According to an aspect of the invention there is provided a headless computing device capable of wireless communication, including: a first wireless interface operable to connect wirelessly to a network; a second wireless interface configured as an access point and being operable to receive a wireless connection from a remote device; and a configuration system operable to configure the first wireless interface, the configuration unit being controllable via the second wireless interface.

Preferred embodiments of the present invention enable a headless device to be remotely configured, for example by a secure wireless connection, to enable it to connect to a new network. This can be done without physical interaction with the headless device; it can be done by means of a remote device such as a user's tablet or smartphone.

Preferred embodiments of the invention remove the need for an intermediate device between the headless device and the network. Once a remote device has been used to configure the headless device, the headless device can be connected directly to the network, even if the remote device is disconnected.

Preferably, the configuration system includes a web server, the web server being operable to provide a web page to a remote device via the second wireless interface and being operable to configure the first wireless interface in response to data received via the web page from a remote device.

The headless device preferably includes a routing system configured to route data received via the first wireless interface to a device connected via the second wireless interface and vice versa.

Preferred embodiments enable a remote device connected via the second wireless interface to log the headless device in to a captive portal via the first wireless interface.

Embodiments include a control system for controlling non-network-related operation of the headless device, the control system being controllable via the first and/or second wireless interface. This can mean that features other than the wireless connection of the headless device can be controlled. Such features can include, for example, changing channels where the headless device is a television.

Other examples are given below.

In embodiments, the control system is configured to seek authorisation via the first and/or second wireless interface, preferably via the first wireless interface, of commands or requests received via the first and/or second wireless interface before acting on said commands or requests. This can provide an additional security feature for example to ensure that an operator of the remote device has permission to perform the operation he or she is attempting.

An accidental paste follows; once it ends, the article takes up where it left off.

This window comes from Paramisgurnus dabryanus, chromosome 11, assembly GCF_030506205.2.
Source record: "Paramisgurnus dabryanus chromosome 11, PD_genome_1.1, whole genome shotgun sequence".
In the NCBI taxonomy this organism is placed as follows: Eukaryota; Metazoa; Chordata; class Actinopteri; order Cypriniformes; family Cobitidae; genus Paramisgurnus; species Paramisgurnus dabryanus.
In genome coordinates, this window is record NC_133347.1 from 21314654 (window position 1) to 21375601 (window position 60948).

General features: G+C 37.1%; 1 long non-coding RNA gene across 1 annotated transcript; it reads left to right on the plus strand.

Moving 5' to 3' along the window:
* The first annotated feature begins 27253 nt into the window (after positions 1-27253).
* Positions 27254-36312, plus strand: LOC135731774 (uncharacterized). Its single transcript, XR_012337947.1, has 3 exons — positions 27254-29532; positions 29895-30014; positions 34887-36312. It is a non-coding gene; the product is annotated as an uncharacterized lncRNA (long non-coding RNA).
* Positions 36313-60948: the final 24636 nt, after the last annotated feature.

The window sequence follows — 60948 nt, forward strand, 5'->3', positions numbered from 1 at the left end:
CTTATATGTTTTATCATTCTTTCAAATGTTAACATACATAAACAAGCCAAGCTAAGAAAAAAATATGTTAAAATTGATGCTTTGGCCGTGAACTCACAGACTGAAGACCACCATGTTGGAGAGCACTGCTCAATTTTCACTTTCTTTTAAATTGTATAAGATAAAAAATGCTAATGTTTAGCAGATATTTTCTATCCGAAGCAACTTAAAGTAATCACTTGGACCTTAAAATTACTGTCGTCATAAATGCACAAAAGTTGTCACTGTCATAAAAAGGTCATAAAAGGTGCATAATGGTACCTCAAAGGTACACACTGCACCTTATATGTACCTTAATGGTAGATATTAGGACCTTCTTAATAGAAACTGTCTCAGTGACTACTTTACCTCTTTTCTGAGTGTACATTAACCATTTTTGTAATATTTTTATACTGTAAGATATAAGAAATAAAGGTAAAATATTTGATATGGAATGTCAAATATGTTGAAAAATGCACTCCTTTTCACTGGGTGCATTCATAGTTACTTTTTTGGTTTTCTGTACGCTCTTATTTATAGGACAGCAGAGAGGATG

The headless device can include a security element, such as a locking mechanism, for securing a building, vehicle or container, the security element being controllable by the control system.

The headless device can include a monitoring unit, and the headless device can be configured to provide data from the monitoring unit via the first wireless interface and/or via the second wireless interface.

The headless device can be included in a computing device including a user input unit wherein the user input unit is prevented from configuring the headless device.

According to an aspect of the invention there is provided a method of connecting a headless computing device capable of wireless communication to a wireless network via a first wireless interface, including: receiving a connection from a remote device via a second wireless interface; receiving configuration commands from the remote device via the second wireless interface; configuring the first wireless interface using the configuration commands and connecting the headless device to the network via the first wireless interface.

The method can include sending to the remote device details of available networks to which connection can be made via the first wireless interface.

The method can include sending to the remote device a web page using which a user of the remote device can provide the configuration commands.

The method can include, after connecting to the network, routing data between the remote device and the network.

A programmable component can be configured to perform the method.

Program code can be provided for performing the method when executed on a programmable component.

Preferred embodiments of the invention solve all of the above-described problems with generic hardware at a reduced cost.